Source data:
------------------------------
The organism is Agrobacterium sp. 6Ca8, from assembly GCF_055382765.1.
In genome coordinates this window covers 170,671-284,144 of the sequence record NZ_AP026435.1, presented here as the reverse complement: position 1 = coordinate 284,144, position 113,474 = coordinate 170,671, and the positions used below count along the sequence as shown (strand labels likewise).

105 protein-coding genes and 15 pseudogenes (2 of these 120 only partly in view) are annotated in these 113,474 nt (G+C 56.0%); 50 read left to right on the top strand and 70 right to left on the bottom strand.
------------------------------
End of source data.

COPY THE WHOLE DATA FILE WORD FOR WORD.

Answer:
The organism is Agrobacterium sp. 6Ca8, from assembly GCF_055382765.1.
In genome coordinates this window covers 170,671-284,144 of the sequence record NZ_AP026435.1, presented here as the reverse complement: position 1 = coordinate 284,144, position 113,474 = coordinate 170,671, and the positions used below count along the sequence as shown (strand labels likewise).

105 protein-coding genes and 15 pseudogenes (2 of these 120 only partly in view) are annotated in these 113,474 nt (G+C 56.0%); 50 read left to right on the top strand and 70 right to left on the bottom strand.